“If and when people start donating the materials, we can get a fuller picture of what happened,” she said. “It was very scattered.” A grassroots movement isn’t hierarchical by nature, and neither was the one against the Northern Pass. Her project is a way to piece together the movement.

The Northern Pass impasse

According to Peter Brown, an energy lawyer in New Hampshire, the movement against the Northern Pass had two key players: the Society for the Protection of New Hampshire Forests and the Appalachian Mountain Club. “I think they were critical in the result of the siting committee,” he said. “That’s not to say the people who were mobilized in a variety of ways weren’t helpful, maybe even critical, too.”

The location of the transmission line was a major point of contention, as was the construction of thousands of new towers along the route. Northern Pass was expected to run through the White Mountain National Forest, which would have obstructed some of the visual landscapes in the state park, says Brown. Residents were also worried about the visual impact of having transmission facilities near their homes.

“One key advantage for us was that this wasn’t a decision being made elsewhere like Washington or Boston,” said Will Abbott, vice president for policy and reservation stewardship at the Society for the Protection of New Hampshire Forests. “It was New Hampshire people making New Hampshire decisions affecting New Hampshire’s future.”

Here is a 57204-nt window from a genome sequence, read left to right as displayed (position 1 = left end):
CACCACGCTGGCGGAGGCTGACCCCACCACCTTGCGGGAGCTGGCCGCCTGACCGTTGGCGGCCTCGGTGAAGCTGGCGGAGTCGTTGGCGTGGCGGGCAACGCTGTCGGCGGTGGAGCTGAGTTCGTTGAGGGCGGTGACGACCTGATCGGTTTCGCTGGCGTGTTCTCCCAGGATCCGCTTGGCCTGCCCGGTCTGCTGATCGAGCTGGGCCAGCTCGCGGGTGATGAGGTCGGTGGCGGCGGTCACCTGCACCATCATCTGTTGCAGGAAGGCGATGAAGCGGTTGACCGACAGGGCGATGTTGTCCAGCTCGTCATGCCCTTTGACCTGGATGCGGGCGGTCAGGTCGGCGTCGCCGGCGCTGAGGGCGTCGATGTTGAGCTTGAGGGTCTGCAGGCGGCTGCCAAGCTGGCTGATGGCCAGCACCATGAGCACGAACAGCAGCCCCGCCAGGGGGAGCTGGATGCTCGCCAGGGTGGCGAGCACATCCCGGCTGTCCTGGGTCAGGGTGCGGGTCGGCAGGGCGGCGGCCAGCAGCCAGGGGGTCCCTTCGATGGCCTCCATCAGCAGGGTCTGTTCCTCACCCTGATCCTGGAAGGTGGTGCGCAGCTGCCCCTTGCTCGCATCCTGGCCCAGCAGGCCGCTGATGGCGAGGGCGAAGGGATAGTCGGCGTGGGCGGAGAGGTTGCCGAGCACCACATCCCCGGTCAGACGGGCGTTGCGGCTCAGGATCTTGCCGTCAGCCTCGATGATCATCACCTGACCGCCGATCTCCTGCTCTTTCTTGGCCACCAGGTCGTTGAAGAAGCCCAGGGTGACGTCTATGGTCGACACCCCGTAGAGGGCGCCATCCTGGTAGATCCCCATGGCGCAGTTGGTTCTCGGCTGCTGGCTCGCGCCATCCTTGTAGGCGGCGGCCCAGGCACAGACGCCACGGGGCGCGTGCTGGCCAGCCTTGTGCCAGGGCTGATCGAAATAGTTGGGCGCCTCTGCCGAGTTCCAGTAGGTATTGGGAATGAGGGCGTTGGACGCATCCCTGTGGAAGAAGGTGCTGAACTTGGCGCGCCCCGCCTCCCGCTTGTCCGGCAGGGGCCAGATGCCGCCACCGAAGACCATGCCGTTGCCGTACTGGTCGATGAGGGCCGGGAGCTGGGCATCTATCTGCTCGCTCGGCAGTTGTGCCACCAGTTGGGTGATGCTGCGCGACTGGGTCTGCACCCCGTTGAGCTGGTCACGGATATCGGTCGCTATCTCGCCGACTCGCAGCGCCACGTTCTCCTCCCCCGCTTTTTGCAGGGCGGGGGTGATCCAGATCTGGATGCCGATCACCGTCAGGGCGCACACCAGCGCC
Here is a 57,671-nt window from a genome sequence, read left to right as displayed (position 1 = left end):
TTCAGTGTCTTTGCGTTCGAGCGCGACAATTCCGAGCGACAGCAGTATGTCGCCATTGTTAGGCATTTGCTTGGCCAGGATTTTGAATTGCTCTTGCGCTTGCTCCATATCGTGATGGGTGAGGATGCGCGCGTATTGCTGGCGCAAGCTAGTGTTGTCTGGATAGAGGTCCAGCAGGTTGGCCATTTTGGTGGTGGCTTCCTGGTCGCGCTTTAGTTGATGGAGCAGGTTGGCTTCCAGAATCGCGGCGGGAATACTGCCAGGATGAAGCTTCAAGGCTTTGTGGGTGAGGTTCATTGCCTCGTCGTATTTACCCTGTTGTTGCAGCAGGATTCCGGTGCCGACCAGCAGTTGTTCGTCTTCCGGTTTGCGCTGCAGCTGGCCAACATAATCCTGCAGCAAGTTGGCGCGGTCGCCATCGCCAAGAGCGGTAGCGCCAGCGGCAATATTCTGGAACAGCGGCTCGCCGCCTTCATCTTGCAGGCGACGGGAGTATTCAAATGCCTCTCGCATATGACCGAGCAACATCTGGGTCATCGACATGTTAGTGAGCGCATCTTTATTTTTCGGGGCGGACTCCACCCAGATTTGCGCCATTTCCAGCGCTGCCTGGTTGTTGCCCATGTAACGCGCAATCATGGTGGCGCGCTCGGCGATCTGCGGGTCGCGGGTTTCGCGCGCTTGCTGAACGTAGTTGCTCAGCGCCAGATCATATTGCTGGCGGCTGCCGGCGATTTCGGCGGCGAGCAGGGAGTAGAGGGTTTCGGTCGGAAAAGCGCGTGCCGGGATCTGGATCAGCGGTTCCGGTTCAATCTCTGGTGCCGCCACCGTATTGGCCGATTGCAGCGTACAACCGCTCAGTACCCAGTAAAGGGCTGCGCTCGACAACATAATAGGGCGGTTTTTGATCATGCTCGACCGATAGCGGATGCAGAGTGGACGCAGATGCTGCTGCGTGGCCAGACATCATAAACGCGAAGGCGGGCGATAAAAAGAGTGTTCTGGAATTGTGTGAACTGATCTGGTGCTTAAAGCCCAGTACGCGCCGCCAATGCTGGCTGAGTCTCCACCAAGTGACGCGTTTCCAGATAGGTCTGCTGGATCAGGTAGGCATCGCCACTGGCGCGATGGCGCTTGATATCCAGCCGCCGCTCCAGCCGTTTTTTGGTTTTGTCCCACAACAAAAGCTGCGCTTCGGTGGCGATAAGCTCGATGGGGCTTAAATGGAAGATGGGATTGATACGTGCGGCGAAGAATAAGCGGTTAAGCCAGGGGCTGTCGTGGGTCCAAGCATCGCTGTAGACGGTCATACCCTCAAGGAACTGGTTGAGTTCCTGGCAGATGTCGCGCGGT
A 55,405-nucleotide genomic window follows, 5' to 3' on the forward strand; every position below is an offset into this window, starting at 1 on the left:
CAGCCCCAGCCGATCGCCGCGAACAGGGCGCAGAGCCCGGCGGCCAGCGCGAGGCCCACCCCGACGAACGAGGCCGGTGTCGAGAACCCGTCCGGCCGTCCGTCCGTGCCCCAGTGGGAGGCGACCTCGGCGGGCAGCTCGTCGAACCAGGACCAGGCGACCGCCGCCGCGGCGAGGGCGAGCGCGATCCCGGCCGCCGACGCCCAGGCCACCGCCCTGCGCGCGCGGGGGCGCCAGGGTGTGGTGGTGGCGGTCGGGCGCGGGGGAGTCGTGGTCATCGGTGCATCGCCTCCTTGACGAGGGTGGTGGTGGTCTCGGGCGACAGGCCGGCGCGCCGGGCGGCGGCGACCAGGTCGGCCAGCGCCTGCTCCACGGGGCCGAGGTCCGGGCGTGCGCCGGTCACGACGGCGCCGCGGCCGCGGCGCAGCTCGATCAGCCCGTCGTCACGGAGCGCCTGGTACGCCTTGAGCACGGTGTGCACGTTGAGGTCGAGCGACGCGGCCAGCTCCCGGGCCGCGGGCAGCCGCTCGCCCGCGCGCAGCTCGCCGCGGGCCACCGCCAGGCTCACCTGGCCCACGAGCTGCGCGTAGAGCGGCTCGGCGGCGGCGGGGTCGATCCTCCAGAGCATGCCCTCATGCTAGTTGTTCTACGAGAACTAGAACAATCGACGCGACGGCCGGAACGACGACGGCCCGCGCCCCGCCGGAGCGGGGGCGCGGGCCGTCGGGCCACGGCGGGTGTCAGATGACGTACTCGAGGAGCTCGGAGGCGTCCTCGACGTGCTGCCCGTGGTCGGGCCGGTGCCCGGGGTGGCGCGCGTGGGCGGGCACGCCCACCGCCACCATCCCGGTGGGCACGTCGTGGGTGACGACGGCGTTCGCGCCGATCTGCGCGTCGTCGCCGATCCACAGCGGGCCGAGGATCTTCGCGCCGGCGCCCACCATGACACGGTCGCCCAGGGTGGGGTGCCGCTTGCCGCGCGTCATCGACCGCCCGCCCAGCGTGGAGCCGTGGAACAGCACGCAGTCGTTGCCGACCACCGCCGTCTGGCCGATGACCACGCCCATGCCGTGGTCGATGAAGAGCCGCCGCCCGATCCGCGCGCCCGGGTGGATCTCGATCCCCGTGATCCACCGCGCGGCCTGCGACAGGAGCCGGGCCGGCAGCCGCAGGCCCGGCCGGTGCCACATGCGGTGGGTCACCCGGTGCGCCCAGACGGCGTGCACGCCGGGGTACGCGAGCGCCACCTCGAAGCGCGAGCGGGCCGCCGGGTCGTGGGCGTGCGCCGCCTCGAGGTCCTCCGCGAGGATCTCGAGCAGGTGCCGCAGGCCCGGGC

While there were a number of public hearings from 2015 to 2017 to provide provide public officials with information about the project, Abbott says Eversource failed to engage major stakeholders in the process. “They just told people what they were going to do and that was it,” he said.

Martin Murray, a spokesman for the Northern Pass project, contests those claims and says there was a lot of support for the project across the state. A 2016 WMUR Granite State Poll showed more New Hampshire residents opposed the project than supported it, though the opposite was true in polls from the previous two years. In 2015, for example, 42 percent of those polled supported the project while 34 percent opposed it.

Unsurprisingly, the project’s strongest opposition came from those in the areas in the immediate vicinity of the project—those in the North Country and the Connecticut Valley.

Is there a future for Northern Pass?

In February, the New Hampshire Site Evaluation Committee voted unanimously to deny Northern Pass a permit, and in May following a motion for a rehearing, the SEC voted again to uphold its earlier decision on the proposal.

According to Murray, the SEC decision doesn’t mean the end for the Northern Pass. “We are absolutely committed to pursuing a path forward for the project,” he said. Eversource plans to file an appeal to the state’s Supreme Court on or before an August 13th deadline, and may modify its proposal to mitigate some of the concerns of residents, including putting at least some of the lines underground.

“We very rarely appeal to the Supreme Court and when we do it’s because we have an extreme level of confidence we will prevail,” Murray said.

Meg is a freelance journalist and audio producer based in Connecticut who reports on the environment, gender and media. She’s reported and edited for the Columbia Journalism Review, PBS NewsHour, Architectural Digest, MediaShift, Hearst Connecticut newspapers, and more. In addition, her audio work has appeared on WSHU, Marketplace, WBAI, and NPR. Meg covers Connecticut and Rhode Island.